The Micronesian islands bask in the equatorial sun shining on the Pacific Ocean. The federated states comprise many exotic locales, including Yap and Palau. Getting there is part of the adventure and, for us, included a stop-over in Guam. After touring the three islands, we discovered more culture, history, and underwater adventures than expected.
SCUBA divers know Yap as home to the manta rays. The notion of gliding through the sea amongst these giant animals piqued our interest in Yap. While this was a remarkable experience, we found rewarding encounters out of the water.
Arriving in Yap close to midnight, our shuttle to the Manta Bay Resort was nothing more than a crowded, dark, and bumpy ride. This experience was replicated eight hours later during our first dive in the Mi'l Channel. Rough seas and low visibility were remanence of a recent storm. Divers bobbed in shallow seas waiting for mantas to visit. Surprisingly large rays glided slowly in and out of view evoking and eerie, but exciting feeling. This was the first and last dive in which we saw the manta rays.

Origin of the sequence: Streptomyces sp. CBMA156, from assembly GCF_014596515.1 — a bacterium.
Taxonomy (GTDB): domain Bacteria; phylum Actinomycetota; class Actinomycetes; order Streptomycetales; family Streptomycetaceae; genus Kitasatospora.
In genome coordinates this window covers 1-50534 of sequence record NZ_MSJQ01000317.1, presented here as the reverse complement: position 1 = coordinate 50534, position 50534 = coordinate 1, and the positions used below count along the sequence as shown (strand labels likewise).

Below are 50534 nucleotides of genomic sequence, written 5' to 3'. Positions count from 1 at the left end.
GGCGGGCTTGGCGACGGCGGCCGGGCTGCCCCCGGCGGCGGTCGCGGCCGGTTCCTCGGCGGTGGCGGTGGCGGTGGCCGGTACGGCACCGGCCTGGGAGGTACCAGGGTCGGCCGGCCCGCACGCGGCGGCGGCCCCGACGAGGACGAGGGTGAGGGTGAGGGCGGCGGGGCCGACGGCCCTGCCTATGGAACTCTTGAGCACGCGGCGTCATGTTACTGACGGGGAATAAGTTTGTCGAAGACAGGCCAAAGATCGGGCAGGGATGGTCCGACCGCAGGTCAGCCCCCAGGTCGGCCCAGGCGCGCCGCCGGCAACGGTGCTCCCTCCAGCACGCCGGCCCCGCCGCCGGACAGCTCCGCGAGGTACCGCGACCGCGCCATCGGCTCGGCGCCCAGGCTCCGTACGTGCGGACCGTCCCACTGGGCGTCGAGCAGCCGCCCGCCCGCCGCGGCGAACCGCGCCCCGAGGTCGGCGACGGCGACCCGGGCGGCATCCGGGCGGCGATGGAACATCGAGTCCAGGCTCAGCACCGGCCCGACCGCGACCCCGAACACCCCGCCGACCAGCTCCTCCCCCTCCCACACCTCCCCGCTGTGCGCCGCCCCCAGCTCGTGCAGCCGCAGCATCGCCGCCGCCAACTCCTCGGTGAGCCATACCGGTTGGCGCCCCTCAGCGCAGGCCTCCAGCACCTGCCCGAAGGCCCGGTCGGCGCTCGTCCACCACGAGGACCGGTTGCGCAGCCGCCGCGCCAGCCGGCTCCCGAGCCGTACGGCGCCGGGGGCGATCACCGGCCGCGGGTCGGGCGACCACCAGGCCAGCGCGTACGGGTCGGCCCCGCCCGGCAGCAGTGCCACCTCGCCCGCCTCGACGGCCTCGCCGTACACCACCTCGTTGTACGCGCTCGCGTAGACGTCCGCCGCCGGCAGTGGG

Après dive drinks on the Bridge Deck of the MNUW ship is where guests and locals meet. Our introduction to Yap culture came from a couple of Peace Corp. volunteers. Subsequent cultural tours and a kayak trip revealed fascinating insight to island life.
Through a pre-arranged village visit, the Chief explained how Yapese people maintain balance between modern life and retaining their traditional lifestyle. For example, tribal history is shared across generations in the form of dance, or churu. Elders teach the village youth stories and how to communicate them through dancing. These dances are preformed for locals and visitors such as us. The churu we saw explained the Japanese and subsequent U.S. occupation in Yap during World War II. We recorded video of some of the dance with our digital camera, see for yourself (click on the links below). After the dance we mingled with locals over coconut milk and beechnuts.
Yap Island is home to manta rays and preservation of Yapese culture. While stellar diving was not the order of the day (due to weather and water conditions), the cultural encounter proved to be a singular experience. We came away with a newfound appreciation for the history of Yapese people and their lifestyle.